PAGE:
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Picky Eaters, Here's How You Can Become More Adventurous

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Japanese woman with futomaki
Japanese woman with futomaki

When it comes to dining choices, humans aren't nearly adventurous enough. Aside from items that are objectively poisonous (you know, like actual poison), we can pretty much eat any food placed in front of us. This is something we seriously take for granted. Take our canine companions, for example. There's a detailed list of normal, everyday foods dogs can and can't eat. And it's a veritable minefield: something as simple as chocolate can send them directly to the animal E.R. without passing "go."

People don't face these culinary challenges. And yet many of us still stick to the same small number of dishes, year in and year out. Even ever-so-slightly exotic meals can make us cower. But sometimes, all it takes is one tiny act of bravery to get the ball rolling.

Like most of you, the first time I had sushi was at the Sawgrass Mills Outlet Mall in South Florida. Nestled up against the Everglades, it's one of the largest shopping plazas in the U.S., covering nearly two-and-a-half million square feet. Although this amount of retail space makes for a menacing-sized building, what's arguably more menacing is the fact it's kinda shaped like a giant freaking alligator.


I'll concede that having entered the belly of this beast doesn't necessarily make me braver than the national average (it does). But it certainly shines light on the fact the Florida Everglades are daunting, mysterious, and not for the faint of heart. Whether you're waist-deep in swampland or warding off deadly sub-tropical predators, you're entering the geographic abyss, not unlike Magellan, Cortez, or those actual guys from The Abyss.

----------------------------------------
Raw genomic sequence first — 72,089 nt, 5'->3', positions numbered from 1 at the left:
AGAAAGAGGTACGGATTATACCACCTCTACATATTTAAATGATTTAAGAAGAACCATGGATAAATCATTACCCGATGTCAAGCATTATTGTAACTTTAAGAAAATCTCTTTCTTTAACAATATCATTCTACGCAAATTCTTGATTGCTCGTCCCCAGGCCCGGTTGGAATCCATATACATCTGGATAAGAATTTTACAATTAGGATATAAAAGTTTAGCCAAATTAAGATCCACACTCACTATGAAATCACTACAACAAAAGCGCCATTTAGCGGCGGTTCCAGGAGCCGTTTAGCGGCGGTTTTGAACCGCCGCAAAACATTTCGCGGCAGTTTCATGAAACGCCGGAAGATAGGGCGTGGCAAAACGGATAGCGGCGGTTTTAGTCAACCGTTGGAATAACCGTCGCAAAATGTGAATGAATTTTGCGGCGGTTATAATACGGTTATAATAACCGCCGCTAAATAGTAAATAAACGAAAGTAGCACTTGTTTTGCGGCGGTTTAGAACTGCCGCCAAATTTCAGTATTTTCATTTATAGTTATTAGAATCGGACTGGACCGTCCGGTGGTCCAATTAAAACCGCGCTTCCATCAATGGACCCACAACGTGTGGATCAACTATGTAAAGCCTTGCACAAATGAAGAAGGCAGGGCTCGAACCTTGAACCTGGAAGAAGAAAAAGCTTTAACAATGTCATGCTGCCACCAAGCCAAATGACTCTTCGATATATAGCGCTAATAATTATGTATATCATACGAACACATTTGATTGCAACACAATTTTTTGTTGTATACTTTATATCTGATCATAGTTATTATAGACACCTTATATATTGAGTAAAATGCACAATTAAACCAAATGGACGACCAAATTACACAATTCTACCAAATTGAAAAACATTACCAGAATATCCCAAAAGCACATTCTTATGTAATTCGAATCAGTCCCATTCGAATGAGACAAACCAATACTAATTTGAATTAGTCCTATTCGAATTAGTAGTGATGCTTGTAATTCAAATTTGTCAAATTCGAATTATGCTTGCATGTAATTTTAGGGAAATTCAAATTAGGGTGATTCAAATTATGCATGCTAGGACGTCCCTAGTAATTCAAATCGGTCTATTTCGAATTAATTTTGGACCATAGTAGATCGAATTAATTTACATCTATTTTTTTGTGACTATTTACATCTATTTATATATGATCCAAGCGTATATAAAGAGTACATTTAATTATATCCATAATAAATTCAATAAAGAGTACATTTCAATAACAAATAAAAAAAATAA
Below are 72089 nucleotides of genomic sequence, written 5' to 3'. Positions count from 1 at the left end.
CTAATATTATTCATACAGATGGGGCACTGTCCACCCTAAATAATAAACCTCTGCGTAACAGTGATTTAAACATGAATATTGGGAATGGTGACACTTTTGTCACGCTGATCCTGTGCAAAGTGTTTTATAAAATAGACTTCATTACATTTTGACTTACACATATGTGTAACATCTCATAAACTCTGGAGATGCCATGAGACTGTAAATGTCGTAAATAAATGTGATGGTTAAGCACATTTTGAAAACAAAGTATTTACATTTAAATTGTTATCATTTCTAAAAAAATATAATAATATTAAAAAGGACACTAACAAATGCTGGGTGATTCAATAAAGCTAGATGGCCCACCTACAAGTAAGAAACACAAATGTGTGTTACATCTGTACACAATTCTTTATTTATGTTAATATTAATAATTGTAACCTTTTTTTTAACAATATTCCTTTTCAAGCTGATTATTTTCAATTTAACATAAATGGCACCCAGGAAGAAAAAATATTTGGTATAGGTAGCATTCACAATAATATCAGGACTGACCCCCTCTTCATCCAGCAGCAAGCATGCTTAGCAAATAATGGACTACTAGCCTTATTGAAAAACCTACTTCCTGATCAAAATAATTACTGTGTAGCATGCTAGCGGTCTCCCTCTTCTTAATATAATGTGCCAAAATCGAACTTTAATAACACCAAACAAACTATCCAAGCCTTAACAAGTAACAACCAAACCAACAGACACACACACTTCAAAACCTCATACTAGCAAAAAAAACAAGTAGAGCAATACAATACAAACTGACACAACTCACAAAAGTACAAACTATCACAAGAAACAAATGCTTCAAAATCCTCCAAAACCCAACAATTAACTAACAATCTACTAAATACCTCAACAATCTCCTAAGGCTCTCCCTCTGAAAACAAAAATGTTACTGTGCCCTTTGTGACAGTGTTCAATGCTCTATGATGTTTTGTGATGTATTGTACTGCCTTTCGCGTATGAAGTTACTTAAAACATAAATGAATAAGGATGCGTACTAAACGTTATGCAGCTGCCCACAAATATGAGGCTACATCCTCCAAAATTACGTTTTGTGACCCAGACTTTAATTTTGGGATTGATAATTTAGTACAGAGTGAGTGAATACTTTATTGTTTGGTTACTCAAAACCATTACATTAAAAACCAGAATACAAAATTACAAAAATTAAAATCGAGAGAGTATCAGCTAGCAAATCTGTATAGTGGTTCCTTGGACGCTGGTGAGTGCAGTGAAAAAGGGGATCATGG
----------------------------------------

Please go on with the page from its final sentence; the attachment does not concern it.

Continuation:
So yes, perhaps my "dashing adventurousness" (your words, not mine) in this region puts me in an elite class of super-explorer; one that prohibits me from knowing the meaning of the word 'danger.' (Or the spelling, making me a potential Scrabble liability.)

However, my bravery that day had little to do with my proximity to man-eating reptiles and everything to do with the fact I was tackling my inaugural spicy salmon tempura roll. Yes, it took me 23 years of life to try my first taste of sushi. And despite it being a puzzling, unfamiliar experience, I was immediately, 100% hooked. In the twenty years that have since passed, I've sushied it up an average of once to twice a week.

Amazingly, this sliver of Florida adventuring convinced me to open up to uncharted food territories. And what a revelation it's been. Since that fateful day, I've dined on snake in Thailand. Snails in Paris. Gefilte fish in Israel. Heck, even Lingonberries at a suburban Toronto Ikea. (Note: Allen key required.)

So yes, exploring dishes outside our comfort zone is a form of adventuring -- and a valid one at that. And we're all in the position to strap on our Indiana Jones bullwhips and give it a try. Not unlike scaling Kilimanjaro or rasslin' with gators in a Florida marsh, there's an adrenaline-pumping thrill that comes from expanding our food horizons.

Put another way, don't be chicken to try something other than chicken. Now if you'll excuse me, there are some mocha-covered tree termites in desperate need of my attention.

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